UNIVERSITY PLACE, Wash. — The golf course is often the star, in the days leading up a U.S. Open’s first round. That’s particularly true at one of the novelty sites: Pinehurst last year and Merion the year that. Or when the Open goes to Bethpage or Shinnecock. But in your life you’ve never heard so much golf-course chatter as there has been coming out of these man-made sand hills here at Chambers Bay.
The course will be spectacular for all to look at it, difficult for spectators to walk and may or may not be impossible to play. We’ll find out.
Justin Rose and Rory McIlroy can talk until Golf Channel runs out of tape about the course compares to the true linksland gems of the British Isles, but until shots are played in anger we really won’t know how this creature plays.
The great pre-tournament moment so far came when the course’s architect, Robert Trent Jones, a man gifted, as many modern architects are, in the art of self-promotion, asked Tiger Woods in a crowded press conference what he thought of the course. He reminded Woods that they had known each other since Woods was 14. The subtext was painfully obvious: The great Trent Jones, son of a golf-course design legend and a legend himself, was fishing for a compliment. And Woods, bless his hard-ass soul, wasn’t going to go there.
Oh, he answered Mr. Jones. Answered respectfully and at length. But he never said a single positive or negative thing about the course.
Naturally, all this was in code, as all real conversation in real life is. Trent Jones asked about alternatives to the hole. And Woods talked about how the course’s true nature will not be revealed until Mike Davis of the USGA sets the tee markers and cuts the holes, while other gods decide things like wind direction. But underneath his civil language, was this message: Dude, we are about to commence war, pro against course, and see what the sod will yield. I ain’t playing patty-cake here.
Ben Hogan captured this exact theme for eternity when he won the 1951 U.S. Open at Oakland Hills in suburban Detroit, a course that had been beefed up inextremis by Trent Jones’s namesake father. Hogan said, “I’m glad I was finally able to bring this course, this monster, to its knees.”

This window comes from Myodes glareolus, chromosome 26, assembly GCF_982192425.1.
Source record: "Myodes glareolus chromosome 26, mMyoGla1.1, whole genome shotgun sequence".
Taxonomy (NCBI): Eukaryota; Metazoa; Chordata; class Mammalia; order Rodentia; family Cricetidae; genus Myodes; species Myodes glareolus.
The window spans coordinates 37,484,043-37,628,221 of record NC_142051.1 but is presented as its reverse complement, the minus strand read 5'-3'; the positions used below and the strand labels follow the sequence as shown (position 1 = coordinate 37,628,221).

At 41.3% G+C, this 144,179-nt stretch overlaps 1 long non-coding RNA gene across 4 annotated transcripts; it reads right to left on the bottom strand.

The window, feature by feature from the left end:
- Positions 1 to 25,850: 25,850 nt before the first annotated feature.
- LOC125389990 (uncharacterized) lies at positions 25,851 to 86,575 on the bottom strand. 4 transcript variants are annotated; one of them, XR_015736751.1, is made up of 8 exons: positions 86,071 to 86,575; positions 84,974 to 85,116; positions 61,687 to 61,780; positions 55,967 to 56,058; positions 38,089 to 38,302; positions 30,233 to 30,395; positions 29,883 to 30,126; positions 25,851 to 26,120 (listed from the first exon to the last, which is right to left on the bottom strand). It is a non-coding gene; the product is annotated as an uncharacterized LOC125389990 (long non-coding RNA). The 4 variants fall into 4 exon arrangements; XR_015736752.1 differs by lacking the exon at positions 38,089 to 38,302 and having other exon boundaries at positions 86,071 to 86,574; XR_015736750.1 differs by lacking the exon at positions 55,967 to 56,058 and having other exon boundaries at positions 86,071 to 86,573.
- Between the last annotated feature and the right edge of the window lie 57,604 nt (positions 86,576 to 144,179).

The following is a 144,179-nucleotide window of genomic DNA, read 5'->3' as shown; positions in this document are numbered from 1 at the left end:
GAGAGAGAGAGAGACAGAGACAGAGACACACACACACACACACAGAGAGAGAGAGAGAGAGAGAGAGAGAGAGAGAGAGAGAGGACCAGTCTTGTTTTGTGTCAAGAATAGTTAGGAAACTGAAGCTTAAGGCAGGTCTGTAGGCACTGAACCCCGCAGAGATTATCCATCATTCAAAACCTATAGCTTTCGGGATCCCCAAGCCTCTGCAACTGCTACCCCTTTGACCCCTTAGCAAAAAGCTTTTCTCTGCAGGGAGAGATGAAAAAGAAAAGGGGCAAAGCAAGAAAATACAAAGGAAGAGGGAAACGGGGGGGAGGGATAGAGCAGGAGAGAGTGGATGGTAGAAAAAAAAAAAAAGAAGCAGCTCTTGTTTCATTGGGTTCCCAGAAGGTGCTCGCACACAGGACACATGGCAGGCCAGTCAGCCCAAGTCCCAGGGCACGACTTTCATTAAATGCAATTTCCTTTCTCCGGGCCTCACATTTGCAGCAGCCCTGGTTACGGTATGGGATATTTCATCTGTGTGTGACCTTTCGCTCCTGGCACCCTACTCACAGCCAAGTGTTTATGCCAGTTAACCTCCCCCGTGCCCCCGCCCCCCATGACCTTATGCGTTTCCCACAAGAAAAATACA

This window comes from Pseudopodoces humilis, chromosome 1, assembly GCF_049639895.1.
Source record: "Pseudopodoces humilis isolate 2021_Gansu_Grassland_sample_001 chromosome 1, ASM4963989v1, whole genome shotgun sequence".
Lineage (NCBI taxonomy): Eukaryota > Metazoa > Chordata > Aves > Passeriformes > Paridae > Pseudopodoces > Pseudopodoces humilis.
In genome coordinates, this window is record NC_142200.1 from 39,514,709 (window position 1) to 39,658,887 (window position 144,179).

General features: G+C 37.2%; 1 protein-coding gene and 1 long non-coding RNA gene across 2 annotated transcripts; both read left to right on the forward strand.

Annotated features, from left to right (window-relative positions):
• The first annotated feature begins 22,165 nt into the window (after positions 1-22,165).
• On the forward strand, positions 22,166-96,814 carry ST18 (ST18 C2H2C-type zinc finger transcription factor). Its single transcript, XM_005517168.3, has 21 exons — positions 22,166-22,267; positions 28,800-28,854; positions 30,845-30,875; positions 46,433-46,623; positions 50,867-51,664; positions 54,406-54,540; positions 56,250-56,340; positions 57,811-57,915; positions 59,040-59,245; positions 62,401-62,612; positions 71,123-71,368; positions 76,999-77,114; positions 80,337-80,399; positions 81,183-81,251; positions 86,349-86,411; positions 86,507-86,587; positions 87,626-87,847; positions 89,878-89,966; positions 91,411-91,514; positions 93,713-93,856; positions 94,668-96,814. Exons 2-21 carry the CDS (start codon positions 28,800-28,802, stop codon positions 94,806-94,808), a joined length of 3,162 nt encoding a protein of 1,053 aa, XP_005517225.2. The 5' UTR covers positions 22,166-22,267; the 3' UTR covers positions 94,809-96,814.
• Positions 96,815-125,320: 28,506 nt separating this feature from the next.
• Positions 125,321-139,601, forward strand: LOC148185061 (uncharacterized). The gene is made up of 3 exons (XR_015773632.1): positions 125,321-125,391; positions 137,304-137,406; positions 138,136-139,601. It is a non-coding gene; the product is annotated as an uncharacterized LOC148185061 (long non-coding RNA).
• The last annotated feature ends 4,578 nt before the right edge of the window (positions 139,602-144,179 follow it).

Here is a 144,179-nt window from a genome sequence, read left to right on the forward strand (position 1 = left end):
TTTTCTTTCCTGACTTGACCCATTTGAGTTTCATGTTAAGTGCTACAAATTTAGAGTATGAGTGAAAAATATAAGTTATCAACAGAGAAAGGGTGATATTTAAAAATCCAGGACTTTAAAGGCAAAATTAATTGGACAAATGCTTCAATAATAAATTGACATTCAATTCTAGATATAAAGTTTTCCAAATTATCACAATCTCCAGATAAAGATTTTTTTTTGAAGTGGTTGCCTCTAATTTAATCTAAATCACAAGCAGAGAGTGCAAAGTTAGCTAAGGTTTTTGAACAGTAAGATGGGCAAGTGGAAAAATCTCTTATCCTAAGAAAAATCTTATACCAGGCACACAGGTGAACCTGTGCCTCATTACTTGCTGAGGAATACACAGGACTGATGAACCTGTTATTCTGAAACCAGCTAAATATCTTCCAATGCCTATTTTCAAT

Others have been taking other approaches on this course that is driving the caddies absolutely crazy, because of its width and featurelessness. There are scores and scores of sprinkler heads—water availability is no problem here, unlike last year at Pinehurst, in the Sand Hills of North Carolina, which has almost a desert feel to it. The yardage books are so crammed with dots representing sprinkler heads the bagmen need magnifying glasses to sort through them. But Phil Mickelson is playing nice with the course, on the theory that if he is nice to the course the course will be nice to him. People have tried that approach forever, and it does not work but that doesn’t stop anybody from trying. Mickelson said that he had put in a bid to be the course designer, and that the course he envisioned was nothing like the one Trent Jones built, but that didn’t mean he doesn’t like the course. Oh, no—not at all.
It was interesting to hear Jack Nicklaus talk about the Chambers Bay, a true municipal course, with apparent admiration. Nicklaus’s main occupation for the past 25 years or so has been course design, and the architects are notably competitive with one another. Robert Trent and his brother Rees are emblematic of that. But Nicklaus went out of his way to praise the course, although he pointed out that he has never played it. A Nicklaus course has never held a U.S. Open, and the stars seemed aligned for that to happen someday. The first open year is 2024. (Yikes!) Big Jack will be 84. The likely Nicklaus courses for an Open would be Muirfield Village outside Columbus, Valhalla outside Louisville and Castle Pines outside Denver. None of them seem to be exactly what the USGA is looking for, though. Maybe Nicklaus has a course in the works that will be just perfect for the 2030 U.S. Open.
New is OK these days for the USGA. For proof, look no further than Chambers Bay. It’s manmade and has no history, no trees, no old-guard USGA fairways-and-greens mentality. That offends some of the old guard, who view bringing U.S. Open to wide-open Chambers Bay sort of like bringing a British Open to a parkland course. But the USGA is reinventing itself, right before our eyes. That’s why Chambers Bay, a showpiece of a course, is the focus of so much chatter right now. Pretty soon here, we can start to focus on the really important question: how many shots will it take for the best player this week to play it over 72 holes.